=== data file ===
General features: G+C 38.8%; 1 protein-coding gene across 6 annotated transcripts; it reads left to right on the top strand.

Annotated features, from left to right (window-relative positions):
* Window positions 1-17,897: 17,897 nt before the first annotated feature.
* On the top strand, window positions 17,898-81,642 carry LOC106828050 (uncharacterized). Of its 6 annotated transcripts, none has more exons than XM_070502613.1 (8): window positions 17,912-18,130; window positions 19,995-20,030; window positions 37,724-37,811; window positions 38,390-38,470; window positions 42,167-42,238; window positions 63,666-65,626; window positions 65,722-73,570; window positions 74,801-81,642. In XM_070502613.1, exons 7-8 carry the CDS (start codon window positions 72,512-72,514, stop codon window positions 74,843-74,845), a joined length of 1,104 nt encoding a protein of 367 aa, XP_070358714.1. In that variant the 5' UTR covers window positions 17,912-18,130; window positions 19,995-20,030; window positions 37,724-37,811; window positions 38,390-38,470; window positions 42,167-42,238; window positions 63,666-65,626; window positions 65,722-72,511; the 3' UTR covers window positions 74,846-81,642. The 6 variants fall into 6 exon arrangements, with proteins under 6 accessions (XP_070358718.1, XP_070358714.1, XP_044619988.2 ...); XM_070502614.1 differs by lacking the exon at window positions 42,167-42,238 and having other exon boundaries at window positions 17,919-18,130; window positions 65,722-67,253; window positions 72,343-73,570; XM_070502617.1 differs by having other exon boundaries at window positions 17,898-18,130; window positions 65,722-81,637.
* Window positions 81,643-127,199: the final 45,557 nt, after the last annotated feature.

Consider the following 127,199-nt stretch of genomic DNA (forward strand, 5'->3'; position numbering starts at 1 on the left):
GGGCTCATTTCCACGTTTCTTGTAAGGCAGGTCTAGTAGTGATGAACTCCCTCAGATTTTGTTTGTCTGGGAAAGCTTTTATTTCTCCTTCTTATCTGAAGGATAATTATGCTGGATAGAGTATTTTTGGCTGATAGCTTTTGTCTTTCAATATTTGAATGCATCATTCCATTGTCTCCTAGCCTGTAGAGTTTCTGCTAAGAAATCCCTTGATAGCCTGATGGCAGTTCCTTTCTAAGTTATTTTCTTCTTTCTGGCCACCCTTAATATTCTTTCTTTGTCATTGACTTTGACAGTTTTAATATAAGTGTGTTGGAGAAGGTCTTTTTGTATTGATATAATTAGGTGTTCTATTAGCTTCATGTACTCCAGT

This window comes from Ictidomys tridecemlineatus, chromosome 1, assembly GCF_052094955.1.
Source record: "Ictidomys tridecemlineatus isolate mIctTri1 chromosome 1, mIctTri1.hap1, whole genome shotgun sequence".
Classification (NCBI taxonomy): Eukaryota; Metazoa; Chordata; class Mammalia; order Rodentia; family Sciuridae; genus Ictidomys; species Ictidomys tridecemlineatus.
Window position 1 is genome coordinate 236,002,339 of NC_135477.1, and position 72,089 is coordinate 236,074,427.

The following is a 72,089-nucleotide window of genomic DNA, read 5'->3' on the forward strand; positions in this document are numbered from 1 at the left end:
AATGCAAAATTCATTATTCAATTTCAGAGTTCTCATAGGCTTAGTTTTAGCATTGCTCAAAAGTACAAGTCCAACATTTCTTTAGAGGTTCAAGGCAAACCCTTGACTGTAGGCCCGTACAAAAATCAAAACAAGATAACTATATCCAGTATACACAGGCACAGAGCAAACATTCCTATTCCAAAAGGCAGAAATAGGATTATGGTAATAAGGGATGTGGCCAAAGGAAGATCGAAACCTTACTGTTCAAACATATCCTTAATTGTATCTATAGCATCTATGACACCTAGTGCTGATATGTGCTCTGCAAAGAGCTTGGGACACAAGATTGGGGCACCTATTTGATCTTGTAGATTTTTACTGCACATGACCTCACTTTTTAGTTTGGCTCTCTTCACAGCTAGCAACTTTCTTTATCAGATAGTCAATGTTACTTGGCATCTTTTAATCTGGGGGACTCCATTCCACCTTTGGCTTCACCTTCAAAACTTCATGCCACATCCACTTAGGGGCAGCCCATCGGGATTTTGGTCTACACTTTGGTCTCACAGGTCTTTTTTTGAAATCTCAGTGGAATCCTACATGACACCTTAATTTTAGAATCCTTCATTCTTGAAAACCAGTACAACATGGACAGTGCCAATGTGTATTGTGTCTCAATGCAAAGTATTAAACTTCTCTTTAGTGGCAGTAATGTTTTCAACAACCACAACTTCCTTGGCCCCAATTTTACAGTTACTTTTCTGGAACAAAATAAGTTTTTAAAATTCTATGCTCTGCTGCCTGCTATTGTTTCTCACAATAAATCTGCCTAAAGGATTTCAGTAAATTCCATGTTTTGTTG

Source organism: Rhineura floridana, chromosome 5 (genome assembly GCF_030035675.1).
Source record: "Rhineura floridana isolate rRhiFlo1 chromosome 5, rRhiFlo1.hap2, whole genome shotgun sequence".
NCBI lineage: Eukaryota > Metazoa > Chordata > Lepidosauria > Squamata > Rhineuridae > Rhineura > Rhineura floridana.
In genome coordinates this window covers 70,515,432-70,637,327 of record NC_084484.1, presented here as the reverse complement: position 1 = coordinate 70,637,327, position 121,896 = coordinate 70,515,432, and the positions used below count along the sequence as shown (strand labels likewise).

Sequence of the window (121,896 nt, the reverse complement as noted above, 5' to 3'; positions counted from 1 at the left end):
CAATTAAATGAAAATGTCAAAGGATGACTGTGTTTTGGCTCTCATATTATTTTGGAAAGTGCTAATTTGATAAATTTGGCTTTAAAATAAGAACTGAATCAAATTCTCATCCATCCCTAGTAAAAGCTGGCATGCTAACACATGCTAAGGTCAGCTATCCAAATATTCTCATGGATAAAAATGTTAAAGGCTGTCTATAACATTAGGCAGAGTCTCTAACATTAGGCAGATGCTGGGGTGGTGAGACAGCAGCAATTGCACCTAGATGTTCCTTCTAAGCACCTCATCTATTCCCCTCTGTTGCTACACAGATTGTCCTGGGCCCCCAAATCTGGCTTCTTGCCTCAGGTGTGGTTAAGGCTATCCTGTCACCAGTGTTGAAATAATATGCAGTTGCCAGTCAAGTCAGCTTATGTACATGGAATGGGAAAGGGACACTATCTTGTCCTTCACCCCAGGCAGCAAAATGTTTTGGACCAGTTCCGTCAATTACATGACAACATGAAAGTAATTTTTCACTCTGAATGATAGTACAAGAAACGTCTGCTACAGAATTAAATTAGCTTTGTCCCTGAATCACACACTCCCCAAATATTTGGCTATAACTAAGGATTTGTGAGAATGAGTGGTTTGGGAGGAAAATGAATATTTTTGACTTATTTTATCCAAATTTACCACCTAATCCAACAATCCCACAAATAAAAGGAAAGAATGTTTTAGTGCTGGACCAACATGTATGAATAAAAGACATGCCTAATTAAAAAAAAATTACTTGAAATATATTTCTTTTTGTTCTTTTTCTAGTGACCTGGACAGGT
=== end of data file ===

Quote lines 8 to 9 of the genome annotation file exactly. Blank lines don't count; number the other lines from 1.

This window comes from Ictidomys tridecemlineatus, chromosome 1, assembly GCF_052094955.1.
Source record: "Ictidomys tridecemlineatus isolate mIctTri1 chromosome 1, mIctTri1.hap1, whole genome shotgun sequence".